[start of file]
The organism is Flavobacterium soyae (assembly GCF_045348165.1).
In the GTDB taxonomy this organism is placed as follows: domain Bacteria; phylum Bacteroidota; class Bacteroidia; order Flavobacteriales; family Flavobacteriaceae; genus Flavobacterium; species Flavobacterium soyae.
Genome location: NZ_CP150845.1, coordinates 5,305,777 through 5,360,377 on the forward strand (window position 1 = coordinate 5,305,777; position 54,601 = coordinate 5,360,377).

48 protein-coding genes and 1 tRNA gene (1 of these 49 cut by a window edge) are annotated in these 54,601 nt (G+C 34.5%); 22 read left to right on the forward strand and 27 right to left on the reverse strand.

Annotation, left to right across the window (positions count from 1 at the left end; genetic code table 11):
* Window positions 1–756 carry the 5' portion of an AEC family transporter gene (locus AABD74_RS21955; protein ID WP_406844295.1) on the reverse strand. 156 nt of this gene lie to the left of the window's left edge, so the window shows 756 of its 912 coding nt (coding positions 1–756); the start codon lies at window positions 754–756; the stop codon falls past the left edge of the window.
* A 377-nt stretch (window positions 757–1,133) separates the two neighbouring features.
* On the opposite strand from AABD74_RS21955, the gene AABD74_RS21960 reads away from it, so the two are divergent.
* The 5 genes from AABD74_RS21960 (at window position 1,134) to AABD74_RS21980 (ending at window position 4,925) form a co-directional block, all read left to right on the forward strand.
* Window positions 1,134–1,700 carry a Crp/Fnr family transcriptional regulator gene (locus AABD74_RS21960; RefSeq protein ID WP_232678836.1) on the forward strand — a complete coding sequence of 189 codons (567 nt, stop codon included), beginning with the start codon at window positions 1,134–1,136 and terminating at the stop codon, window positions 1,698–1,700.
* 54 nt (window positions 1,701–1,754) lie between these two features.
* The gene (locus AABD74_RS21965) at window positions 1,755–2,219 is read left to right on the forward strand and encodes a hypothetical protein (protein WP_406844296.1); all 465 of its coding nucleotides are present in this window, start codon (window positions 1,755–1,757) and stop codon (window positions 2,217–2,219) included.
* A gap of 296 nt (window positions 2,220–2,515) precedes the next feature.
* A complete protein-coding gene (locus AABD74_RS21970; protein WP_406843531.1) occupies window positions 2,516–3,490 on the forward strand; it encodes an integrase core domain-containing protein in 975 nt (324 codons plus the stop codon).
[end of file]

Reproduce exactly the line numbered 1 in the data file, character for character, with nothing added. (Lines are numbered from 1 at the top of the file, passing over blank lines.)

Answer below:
The organism is Flavobacterium soyae (assembly GCF_045348165.1).